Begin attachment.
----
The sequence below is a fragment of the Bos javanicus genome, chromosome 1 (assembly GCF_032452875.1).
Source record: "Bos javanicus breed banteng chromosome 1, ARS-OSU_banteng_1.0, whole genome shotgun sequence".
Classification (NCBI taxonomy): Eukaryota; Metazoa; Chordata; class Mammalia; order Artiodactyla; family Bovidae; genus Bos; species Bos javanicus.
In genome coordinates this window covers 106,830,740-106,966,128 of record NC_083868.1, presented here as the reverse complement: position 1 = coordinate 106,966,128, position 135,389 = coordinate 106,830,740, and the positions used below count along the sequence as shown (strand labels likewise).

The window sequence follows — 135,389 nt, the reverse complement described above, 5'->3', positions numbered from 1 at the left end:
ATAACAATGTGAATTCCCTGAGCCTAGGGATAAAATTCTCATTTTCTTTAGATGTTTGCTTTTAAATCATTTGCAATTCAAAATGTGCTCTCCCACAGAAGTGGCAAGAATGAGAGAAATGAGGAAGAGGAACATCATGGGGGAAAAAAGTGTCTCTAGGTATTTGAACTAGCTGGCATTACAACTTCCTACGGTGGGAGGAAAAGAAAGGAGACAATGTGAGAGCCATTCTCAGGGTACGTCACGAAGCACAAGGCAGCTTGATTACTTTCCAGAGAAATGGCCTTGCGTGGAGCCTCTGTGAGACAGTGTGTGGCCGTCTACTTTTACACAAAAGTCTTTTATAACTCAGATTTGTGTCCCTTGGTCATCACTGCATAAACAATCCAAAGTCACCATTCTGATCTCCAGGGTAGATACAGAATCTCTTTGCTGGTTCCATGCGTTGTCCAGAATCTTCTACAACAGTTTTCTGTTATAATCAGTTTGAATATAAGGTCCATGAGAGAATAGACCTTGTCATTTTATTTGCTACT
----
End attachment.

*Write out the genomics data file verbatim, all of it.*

The sequence below is a fragment of the Bos javanicus genome, chromosome 1 (assembly GCF_032452875.1).
Source record: "Bos javanicus breed banteng chromosome 1, ARS-OSU_banteng_1.0, whole genome shotgun sequence".
Classification (NCBI taxonomy): Eukaryota; Metazoa; Chordata; class Mammalia; order Artiodactyla; family Bovidae; genus Bos; species Bos javanicus.
In genome coordinates this window covers 106,830,740-106,966,128 of record NC_083868.1, presented here as the reverse complement: position 1 = coordinate 106,966,128, position 135,389 = coordinate 106,830,740, and the positions used below count along the sequence as shown (strand labels likewise).

The window sequence follows — 135,389 nt, the reverse complement described above, 5'->3', positions numbered from 1 at the left end:
ATAACAATGTGAATTCCCTGAGCCTAGGGATAAAATTCTCATTTTCTTTAGATGTTTGCTTTTAAATCATTTGCAATTCAAAATGTGCTCTCCCACAGAAGTGGCAAGAATGAGAGAAATGAGGAAGAGGAACATCATGGGGGAAAAAAGTGTCTCTAGGTATTTGAACTAGCTGGCATTACAACTTCCTACGGTGGGAGGAAAAGAAAGGAGACAATGTGAGAGCCATTCTCAGGGTACGTCACGAAGCACAAGGCAGCTTGATTACTTTCCAGAGAAATGGCCTTGCGTGGAGCCTCTGTGAGACAGTGTGTGGCCGTCTACTTTTACACAAAAGTCTTTTATAACTCAGATTTGTGTCCCTTGGTCATCACTGCATAAACAATCCAAAGTCACCATTCTGATCTCCAGGGTAGATACAGAATCTCTTTGCTGGTTCCATGCGTTGTCCAGAATCTTCTACAACAGTTTTCTGTTATAATCAGTTTGAATATAAGGTCCATGAGAGAATAGACCTTGTCATTTTATTTGCTACT